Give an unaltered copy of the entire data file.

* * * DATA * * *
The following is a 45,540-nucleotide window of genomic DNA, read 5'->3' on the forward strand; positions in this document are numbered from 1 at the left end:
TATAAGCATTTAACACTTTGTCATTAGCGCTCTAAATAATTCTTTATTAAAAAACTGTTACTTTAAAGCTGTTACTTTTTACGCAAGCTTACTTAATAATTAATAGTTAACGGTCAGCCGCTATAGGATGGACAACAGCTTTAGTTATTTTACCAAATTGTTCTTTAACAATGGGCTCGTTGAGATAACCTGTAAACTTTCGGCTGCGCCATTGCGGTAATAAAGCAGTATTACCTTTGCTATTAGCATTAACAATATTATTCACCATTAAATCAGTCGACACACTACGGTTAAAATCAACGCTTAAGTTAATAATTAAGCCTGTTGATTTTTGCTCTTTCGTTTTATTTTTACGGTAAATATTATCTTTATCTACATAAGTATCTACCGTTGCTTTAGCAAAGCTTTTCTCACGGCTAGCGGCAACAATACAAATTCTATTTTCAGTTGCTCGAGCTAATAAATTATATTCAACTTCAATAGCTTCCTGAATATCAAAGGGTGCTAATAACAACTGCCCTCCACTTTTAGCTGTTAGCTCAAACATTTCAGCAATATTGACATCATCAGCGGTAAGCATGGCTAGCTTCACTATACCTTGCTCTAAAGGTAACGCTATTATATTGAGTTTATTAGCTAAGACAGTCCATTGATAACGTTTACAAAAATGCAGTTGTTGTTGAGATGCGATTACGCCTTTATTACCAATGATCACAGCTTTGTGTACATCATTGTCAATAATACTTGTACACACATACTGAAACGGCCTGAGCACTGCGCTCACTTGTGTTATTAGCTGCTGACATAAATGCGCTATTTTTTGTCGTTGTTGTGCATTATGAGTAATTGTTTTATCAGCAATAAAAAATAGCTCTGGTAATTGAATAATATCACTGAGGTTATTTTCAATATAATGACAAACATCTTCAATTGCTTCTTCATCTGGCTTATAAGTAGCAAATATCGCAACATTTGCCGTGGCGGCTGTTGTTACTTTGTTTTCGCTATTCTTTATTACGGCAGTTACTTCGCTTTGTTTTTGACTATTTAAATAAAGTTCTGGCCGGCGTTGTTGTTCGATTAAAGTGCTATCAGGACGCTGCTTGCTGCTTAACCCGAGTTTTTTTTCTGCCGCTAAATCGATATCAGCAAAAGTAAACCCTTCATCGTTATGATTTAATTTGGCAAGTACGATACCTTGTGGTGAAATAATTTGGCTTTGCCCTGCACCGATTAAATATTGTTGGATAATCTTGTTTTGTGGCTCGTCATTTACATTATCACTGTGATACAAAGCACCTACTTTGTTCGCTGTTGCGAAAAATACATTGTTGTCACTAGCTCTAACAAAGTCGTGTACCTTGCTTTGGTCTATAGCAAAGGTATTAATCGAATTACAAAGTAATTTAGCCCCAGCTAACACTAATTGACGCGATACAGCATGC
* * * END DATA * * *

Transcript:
The following is a 45,540-nucleotide window of genomic DNA, read 5'->3' on the forward strand; positions in this document are numbered from 1 at the left end:
TATAAGCATTTAACACTTTGTCATTAGCGCTCTAAATAATTCTTTATTAAAAAACTGTTACTTTAAAGCTGTTACTTTTTACGCAAGCTTACTTAATAATTAATAGTTAACGGTCAGCCGCTATAGGATGGACAACAGCTTTAGTTATTTTACCAAATTGTTCTTTAACAATGGGCTCGTTGAGATAACCTGTAAACTTTCGGCTGCGCCATTGCGGTAATAAAGCAGTATTACCTTTGCTATTAGCATTAACAATATTATTCACCATTAAATCAGTCGACACACTACGGTTAAAATCAACGCTTAAGTTAATAATTAAGCCTGTTGATTTTTGCTCTTTCGTTTTATTTTTACGGTAAATATTATCTTTATCTACATAAGTATCTACCGTTGCTTTAGCAAAGCTTTTCTCACGGCTAGCGGCAACAATACAAATTCTATTTTCAGTTGCTCGAGCTAATAAATTATATTCAACTTCAATAGCTTCCTGAATATCAAAGGGTGCTAATAACAACTGCCCTCCACTTTTAGCTGTTAGCTCAAACATTTCAGCAATATTGACATCATCAGCGGTAAGCATGGCTAGCTTCACTATACCTTGCTCTAAAGGTAACGCTATTATATTGAGTTTATTAGCTAAGACAGTCCATTGATAACGTTTACAAAAATGCAGTTGTTGTTGAGATGCGATTACGCCTTTATTACCAATGATCACAGCTTTGTGTACATCATTGTCAATAATACTTGTACACACATACTGAAACGGCCTGAGCACTGCGCTCACTTGTGTTATTAGCTGCTGACATAAATGCGCTATTTTTTGTCGTTGTTGTGCATTATGAGTAATTGTTTTATCAGCAATAAAAAATAGCTCTGGTAATTGAATAATATCACTGAGGTTATTTTCAATATAATGACAAACATCTTCAATTGCTTCTTCATCTGGCTTATAAGTAGCAAATATCGCAACATTTGCCGTGGCGGCTGTTGTTACTTTGTTTTCGCTATTCTTTATTACGGCAGTTACTTCGCTTTGTTTTTGACTATTTAAATAAAGTTCTGGCCGGCGTTGTTGTTCGATTAAAGTGCTATCAGGACGCTGCTTGCTGCTTAACCCGAGTTTTTTTTCTGCCGCTAAATCGATATCAGCAAAAGTAAACCCTTCATCGTTATGATTTAATTTGGCAAGTACGATACCTTGTGGTGAAATAATTTGGCTTTGCCCTGCACCGATTAAATATTGTTGGATAATCTTGTTTTGTGGCTCGTCATTTACATTATCACTGTGATACAAAGCACCTACTTTGTTCGCTGTTGCGAAAAATACATTGTTGTCACTAGCTCTAACAAAGTCGTGTACCTTGCTTTGGTCTATAGCAAAGGTATTAATCGAATTACAAAGTAATTTAGCCCCAGCTAACACTAATTGACGCGATACAGCATGC